Here's an attempt at answering both of your questions.
What does it take for an existing .NET Developer to start developing for the Windows Phone? You can start developing for Windows Phone by simply downloading the free tools from http://developer.windowsphone.com
When can a developer start developing for the Windows Phone? Anytime... the tools are already available and you don't actually need hardware because of the built in emulator.
When will a developer be able to get their hands on a phone to do testing? Devices are just now starting to roll off the assembly lines. If you have a complelling application, simply contact your local Developer Evangelist and we'll be able to at least "test" your application of one of our phones. Some developers will be receiving phones very soon, however, with general availability within the next few months.
Can you share any reasons as to why a developer should focus on the Windows Phone instead of the iPhone/iPad? The Windows Phone 7 operating system is a completely new concept in the way a phone should be. The ease of development, the potential profits of applications and the large distribution model all enable to make a developer quickly make money. In addition, Microsoft doesn't have as "restrictive" a model as other devices, so you're free to build any kind of application (within reason) and sell it, give it away, or even use one of the other business models, like the "freemium" model for generating revenue. As a side note, we're actively soliciting cool apps that we can use as showcase apps for launch. If you think your app fits that kind of role, please feel free to contact your local Developer Evangelist to get your app in for consideration.
For someone new to phone development, how different is developing for the Windows Phone 7 Series from developing for Windows Mobile 6.5? Actually, there are some major differences and some major similularities. First off, it's still C#, so your business logic doesn't change. However, since it is an entirely new platform with a new UI paradigm, you will find that it is completly different. However, with that said, it's Silverlight, so if you know WPF or Silverlight already, you already know everything you need to build applications for Window Phone 7. In fact, you don't even have to be a programmer to write cool apps, because Expression Blend for Windows Phone will allow you to do very nice "drag and drop" development of apps for it. If you're already familuar with writting Windows or Web apps with Visual Studio, you'll also feel right at home writing apps for Windows Phone 7. All of the core concepts apply. If you want, you can even get your hands a little dirtier by digging into XNA, our game creation tool set, that will allow you to build very high performance 2D and 3D games and applications. In fact, the same games you write for the XBox 360 and Windows and easily be modified to fit the screen for Windows Phone 7.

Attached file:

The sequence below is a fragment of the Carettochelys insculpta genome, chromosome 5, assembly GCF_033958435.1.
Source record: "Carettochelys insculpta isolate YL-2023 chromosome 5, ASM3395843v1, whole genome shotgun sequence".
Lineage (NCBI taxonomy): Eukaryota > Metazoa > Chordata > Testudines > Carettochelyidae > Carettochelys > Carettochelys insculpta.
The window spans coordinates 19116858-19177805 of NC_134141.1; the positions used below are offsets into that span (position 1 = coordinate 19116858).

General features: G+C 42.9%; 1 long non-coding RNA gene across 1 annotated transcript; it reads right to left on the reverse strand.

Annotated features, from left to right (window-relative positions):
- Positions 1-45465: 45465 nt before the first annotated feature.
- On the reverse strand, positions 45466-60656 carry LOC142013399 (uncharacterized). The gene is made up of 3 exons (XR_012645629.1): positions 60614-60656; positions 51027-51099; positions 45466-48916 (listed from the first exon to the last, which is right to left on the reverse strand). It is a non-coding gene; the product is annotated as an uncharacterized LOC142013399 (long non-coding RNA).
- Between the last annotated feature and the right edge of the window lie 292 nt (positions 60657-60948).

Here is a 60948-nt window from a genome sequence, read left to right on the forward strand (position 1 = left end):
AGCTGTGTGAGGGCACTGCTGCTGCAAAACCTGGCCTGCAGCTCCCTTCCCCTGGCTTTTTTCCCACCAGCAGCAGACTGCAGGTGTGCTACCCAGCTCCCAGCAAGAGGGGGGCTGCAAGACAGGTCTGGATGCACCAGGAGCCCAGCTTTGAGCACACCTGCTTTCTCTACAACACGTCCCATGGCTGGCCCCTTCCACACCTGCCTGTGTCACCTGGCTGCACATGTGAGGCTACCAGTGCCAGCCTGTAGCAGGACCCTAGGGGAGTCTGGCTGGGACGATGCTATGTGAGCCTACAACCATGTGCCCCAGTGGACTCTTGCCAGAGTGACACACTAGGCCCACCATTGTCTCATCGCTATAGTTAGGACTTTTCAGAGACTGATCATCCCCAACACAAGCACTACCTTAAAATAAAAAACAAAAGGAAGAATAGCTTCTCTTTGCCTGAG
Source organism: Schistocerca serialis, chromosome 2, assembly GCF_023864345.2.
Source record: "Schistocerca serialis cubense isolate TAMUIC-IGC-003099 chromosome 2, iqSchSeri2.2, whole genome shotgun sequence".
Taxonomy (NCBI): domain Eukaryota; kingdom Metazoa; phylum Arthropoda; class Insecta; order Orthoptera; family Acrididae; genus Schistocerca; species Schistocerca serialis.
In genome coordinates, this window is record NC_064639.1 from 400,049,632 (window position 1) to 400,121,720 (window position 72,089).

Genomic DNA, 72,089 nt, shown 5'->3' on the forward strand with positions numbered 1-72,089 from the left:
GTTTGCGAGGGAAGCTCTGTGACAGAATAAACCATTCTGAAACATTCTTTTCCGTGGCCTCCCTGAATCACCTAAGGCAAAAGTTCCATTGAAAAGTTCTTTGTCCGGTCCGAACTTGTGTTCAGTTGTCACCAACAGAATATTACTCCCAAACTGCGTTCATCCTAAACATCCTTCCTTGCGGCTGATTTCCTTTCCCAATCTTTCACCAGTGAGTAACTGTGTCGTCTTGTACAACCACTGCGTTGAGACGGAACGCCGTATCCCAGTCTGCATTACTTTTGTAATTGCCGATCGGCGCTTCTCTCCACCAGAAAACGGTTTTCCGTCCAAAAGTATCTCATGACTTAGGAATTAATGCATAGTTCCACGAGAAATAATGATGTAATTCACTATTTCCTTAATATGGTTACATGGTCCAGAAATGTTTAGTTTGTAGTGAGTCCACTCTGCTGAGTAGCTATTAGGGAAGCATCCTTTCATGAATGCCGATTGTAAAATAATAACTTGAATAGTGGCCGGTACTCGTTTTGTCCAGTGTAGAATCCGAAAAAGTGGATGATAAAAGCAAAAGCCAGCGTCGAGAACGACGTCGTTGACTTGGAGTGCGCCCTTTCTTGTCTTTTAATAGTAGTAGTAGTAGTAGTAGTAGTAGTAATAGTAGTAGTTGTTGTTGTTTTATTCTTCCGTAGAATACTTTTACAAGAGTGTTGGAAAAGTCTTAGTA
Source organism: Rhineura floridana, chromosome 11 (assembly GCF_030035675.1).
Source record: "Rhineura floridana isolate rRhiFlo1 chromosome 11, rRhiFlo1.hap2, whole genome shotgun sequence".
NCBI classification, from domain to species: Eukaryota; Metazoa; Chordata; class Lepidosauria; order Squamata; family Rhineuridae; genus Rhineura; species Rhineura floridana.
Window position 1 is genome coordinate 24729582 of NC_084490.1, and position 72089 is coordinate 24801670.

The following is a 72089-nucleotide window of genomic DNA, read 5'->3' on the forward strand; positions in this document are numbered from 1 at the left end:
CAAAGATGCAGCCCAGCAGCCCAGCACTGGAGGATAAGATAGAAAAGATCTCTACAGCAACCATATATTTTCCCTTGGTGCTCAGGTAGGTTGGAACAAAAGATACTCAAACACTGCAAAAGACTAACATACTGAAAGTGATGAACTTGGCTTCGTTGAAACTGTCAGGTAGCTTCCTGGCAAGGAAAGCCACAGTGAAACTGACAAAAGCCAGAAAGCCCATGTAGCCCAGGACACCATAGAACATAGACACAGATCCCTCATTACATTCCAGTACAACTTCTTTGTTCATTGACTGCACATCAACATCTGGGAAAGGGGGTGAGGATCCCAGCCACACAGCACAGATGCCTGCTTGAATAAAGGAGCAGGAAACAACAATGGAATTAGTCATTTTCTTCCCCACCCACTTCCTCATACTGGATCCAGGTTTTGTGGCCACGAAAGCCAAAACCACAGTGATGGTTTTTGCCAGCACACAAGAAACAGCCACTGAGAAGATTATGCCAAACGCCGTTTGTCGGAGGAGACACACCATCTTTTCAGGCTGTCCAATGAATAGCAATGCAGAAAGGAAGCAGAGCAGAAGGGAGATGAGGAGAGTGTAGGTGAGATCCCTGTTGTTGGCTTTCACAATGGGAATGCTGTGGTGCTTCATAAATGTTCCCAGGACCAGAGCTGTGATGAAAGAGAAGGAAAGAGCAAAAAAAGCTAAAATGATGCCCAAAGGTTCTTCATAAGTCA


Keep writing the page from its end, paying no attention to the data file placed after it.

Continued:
As for your original pricing question, I'm not sure there is much we can do to help that out because that is local market based, not something that Microsoft does. Our OS licenising to hardware vendors is pretty consistent across the world, what they decide to sell their hardware at is based on their local conditions. I'm curious as to where you're seeing pricing already for the Windows Phone 7, as I'm unaware of any company who has it listed yet, since we haven't released anything to manufacture yet.
Lastly, what to expect from Windows Phone 7. Well, it's a completely new paradigm in the way a phone works. One of the biggest changes you'll see is how "connected" it is. Every app has the opportunity to participate in services from the cloud. In fact, most of our apps that are built in are built around that aspect. We rely heavily on services to provide a unique integrated experience to the user which no other device comes close to doing yet. Another aspect that is unique is the aspect of Live Tiles on the Start screen. These Live Tiles actually show you relavant "glancable" information as to what is going on. For example, if you look at a standard (US Based) Apple iPhone's weather app, the icon shows you 73 and Sunny when in fact, that is not true most of the time. On Windows Phone 7, the weather application can show you exactly what the conditions are based on the location of the device, without the user needing to launch an application to get it.
Same as cell phones, I'd guess. I used to love wifi for phone calls, before unlimited rates became realistic. If mfg's allow calls and data, they'd have a winner, as they wouldn't charge as much. (WIFI was FREE. The plan was a few dollars a month)
The only drawback was the phone. It roamed for a better source every 5 minutes, and you couldn't turn it off. Real bad when using WIFI with a strong cell tower nearby.
Used to drop calls every time there was electrical interference in the office (2400mhz Cordless Phone. MFG REMOVED)